October 15, 2010

A Cellist’s Practice

What I’m Reading Today: Chapter 1 of my friend Pembroke’s nonfiction book about slasher films. I almost stayed up last night to read it! Fascinating.

I’m home today with a sick kid (and the well one decided to stay home too). My daughter was up all night throwing up. I was sleeping pretty soundly, though, so my husband got up with her most of the time. He’s such a great dad.

Last night I went with my mom to the symphony. The excellent cellist Beth Vanderborgh solo’d on an Elgar cello concerto. She was amazing to watch. Her face was locked in concentration, and her head cocked this way and that to focus and to listen to the orchestra and to catch the conductor out of the corner of her eye. Her arms and hands were superhuman. Such precision and strength and sinuosity. Her whole body was into it. I bet her toes were curling and uncurling in her black leather shoes. Her bowing was so expressive and nuanced, and her fingers flew up and down and up and down the frets.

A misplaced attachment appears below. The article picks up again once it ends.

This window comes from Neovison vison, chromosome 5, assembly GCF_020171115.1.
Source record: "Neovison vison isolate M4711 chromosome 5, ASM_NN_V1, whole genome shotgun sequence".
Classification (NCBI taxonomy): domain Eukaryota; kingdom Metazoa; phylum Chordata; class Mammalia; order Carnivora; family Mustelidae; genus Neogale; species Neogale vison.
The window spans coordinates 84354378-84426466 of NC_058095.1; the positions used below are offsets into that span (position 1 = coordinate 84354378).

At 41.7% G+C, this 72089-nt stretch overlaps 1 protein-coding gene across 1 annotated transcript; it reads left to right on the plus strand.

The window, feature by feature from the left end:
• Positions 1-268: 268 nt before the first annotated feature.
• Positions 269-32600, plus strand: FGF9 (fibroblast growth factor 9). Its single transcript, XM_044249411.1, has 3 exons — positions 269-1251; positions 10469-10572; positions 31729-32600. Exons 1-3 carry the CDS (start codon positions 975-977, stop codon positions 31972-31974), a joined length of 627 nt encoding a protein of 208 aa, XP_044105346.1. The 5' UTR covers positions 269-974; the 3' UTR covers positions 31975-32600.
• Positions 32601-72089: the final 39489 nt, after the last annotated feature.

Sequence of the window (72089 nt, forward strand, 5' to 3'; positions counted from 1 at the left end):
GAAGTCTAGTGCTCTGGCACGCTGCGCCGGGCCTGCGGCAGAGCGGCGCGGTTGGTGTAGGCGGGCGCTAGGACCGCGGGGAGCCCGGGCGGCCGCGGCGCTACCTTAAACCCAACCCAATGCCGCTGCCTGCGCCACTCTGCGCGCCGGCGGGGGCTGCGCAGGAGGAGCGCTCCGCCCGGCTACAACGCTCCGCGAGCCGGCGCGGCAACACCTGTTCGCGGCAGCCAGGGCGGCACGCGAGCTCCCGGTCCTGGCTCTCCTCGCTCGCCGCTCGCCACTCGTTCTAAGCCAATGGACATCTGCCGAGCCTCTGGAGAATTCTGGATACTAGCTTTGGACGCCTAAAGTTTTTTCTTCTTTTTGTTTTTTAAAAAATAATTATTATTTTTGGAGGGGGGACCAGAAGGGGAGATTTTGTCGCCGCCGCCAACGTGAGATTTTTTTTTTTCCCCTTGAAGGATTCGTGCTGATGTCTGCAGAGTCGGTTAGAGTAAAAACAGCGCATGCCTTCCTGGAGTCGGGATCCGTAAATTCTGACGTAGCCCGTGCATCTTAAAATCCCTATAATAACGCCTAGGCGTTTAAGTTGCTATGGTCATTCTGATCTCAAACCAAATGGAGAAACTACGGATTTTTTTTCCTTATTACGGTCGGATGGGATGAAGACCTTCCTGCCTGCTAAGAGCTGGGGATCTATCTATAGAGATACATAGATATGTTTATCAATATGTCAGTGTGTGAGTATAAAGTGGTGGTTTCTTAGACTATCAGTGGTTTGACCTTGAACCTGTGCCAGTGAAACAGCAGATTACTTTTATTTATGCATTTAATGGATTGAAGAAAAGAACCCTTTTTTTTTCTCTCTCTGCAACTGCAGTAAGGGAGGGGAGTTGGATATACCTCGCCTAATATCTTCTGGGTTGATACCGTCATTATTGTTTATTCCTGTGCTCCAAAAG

It made me think about the time she must put in every day on her instrument. She must just spend hours going over the same bars again and again. The music moved me, but also the thought of her practice made me a bit despairing. I am not able to practice my craft for hours a day. Sure, I blog and write for my work-work, but I haven’t been able to work each and every day on fiction. I work more in fits and starts.

On one hand, at least I produce fiction once in a while but, then, this thought: If I don’t practice every day ~ whatever the reason ~ how can I hope to move beyond competent to good?

Questions of the Day: Do you practice every day?

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